Senate May Nix Chemical Weapons Ban

Congressional conservatives balk at a treaty they say will cost US jobs, can't be enforced

The spirit of cooperation promised by President Clinton and the Republican-led Congress will get its first major test when lawmakers consider the ratification of a global ban on chemical weapons.

The Clinton administration says it will seek Senate approval of the Chemical Weapons Convention (CWC) - which would require nations to eliminate their chemical weapons stocks or face targeted international sanctions - as soon as the 105th Congress opens in January. But GOP foes led by Sen. Jesse Helms of North Carolina, chairman of the Senate Foreign Relations Committee, are already maneuvering to block a vote.

"It's highly unlikely that Helms will let that treaty out of committee any time soon," says a Republican foreign policy aide, speaking on condition of anonymity.

Unless the CWC wins two-thirds of the Senate's support before April 29, the treaty will take effect without the United States, which combined with Russia possesses the world's largest chemical-weapons stocks. Should that happen, Clinton officials say US-led efforts to control the global spread of weapons of mass destruction could be compromised. US chemicalmakers could also lose a "substantial portion" of some $60 billion in annual exports.

Critics say the CWC is seriously flawed; that it is impossible to enforce, wouldn't prevent terrorist groups or "rogue" countries such as Iraq and Libya from obtaining the ingredients for chemical weapons, and would subject thousands of small American companies to costly regulations and intrusive inspections.

A bellwether

More could be at stake than US membership in the CWC. The looming showdown could quickly determine the overall tone of foreign policy deliberations between the administration and Mr. Helms, one of the most powerful committee chairmen on Capitol Hill. Relations between them in the last congressional session were beset by discord and acrimony, with Helms using his position to stall votes on legislation and dozens of presidential appointments in order to advance his own agenda, which includes a major consolidation of the foreign policy establishment.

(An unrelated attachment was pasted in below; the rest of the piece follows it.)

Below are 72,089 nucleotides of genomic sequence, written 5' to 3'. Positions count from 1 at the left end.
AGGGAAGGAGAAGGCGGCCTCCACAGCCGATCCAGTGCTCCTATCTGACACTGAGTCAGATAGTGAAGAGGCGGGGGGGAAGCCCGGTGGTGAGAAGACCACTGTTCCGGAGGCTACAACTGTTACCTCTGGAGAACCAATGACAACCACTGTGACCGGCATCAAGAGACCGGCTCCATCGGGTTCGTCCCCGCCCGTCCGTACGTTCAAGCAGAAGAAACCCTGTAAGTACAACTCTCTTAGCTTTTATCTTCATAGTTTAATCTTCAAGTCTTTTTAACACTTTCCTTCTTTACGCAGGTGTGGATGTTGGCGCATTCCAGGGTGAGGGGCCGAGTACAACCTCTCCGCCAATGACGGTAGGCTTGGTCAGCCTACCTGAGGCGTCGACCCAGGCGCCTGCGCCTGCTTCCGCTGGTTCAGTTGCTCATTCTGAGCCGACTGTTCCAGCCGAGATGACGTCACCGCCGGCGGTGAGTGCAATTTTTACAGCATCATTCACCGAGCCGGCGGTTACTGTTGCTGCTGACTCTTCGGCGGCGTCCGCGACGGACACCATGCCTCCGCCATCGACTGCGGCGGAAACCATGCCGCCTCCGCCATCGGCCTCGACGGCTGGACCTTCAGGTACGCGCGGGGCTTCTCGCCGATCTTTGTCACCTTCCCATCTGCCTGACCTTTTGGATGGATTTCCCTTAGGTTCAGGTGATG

The administration often turned to former Senate majority leader Bob Dole to mediate with Helms. But with Mr. Dole replaced by the more conservative Sen. Trent Lott (R) of Mississippi, the administration may find it even more difficult working with Helms.

After months of delay, Helms agreed to release the CWC for a Senate vote this past September. But in a surprise move, Dole launched a last-minute lobbying campaign against ratification to deprive Mr. Clinton of a victory that could bolster his reelection campaign. Rather than have the treaty defeated, Clinton withdrew it from consideration.

Since then, Hungary has become the 65th country to ratify the CWC, which goes into effect 180 days after the 65th ratification.

John Holum, head of the Arms Control and Disarmament Agency, says he anticipates continued opposition to CWC ratification by the Senate given its postelection conservative swing. But Mr. Holum says he believes a majority of members will realize the serious damage the US could be dealt by not ratifying the treaty before it goes into effect.

"Arms control and nonproliferation are genuinely nonpartisan causes," says Holum. "Now that we have the clock ticking and everybody will recognize that this is something that needs to be done in the national interest, we have moved out of the political context."

Should the US fail to become an "original party" to the CWC, it would be excluded from helping to shape and run the new UN organization that will implement the international ban on the manufacture, use, and stockpiling of chemical weapons. It would also be prevented from monitoring and inspecting suspected violators.

Jobs at stake

The US chemical industry, which has been lobbying hard for the CWC, could also be seriously hurt. Under the treaty, chemical manufacturers in nonmember states will be banned from doing business with companies in states that belong to the CWC.

But opponents contend that only the largest US chemical firms support the treaty. They have the capacity to absorb the huge costs of compliance, while smaller companies that use chemicals the CWC will control will be unable to afford those costs, they say.

"What this treaty does is endanger the livelihoods of thousands of Americans working in hundreds of different industries that use these chemicals," says Mark Thiessen, a spokesman for Helms.

Critics also charge that the intrusive inspections by international monitors permitted by the CWC will put American manufacturing secrets at risk. Nor will the treaty enhance US security, they argue, because countries considered the greatest threats, such as Libya, will not be parties to it.

Even though the CWC has already undergone 13 hearings, Mr. Thiessen says the election of the new Senate will require it to undergo a new examination, raising serious doubts that it will see a vote by the full chamber on the accelerated basis sought by the Clinton administration.

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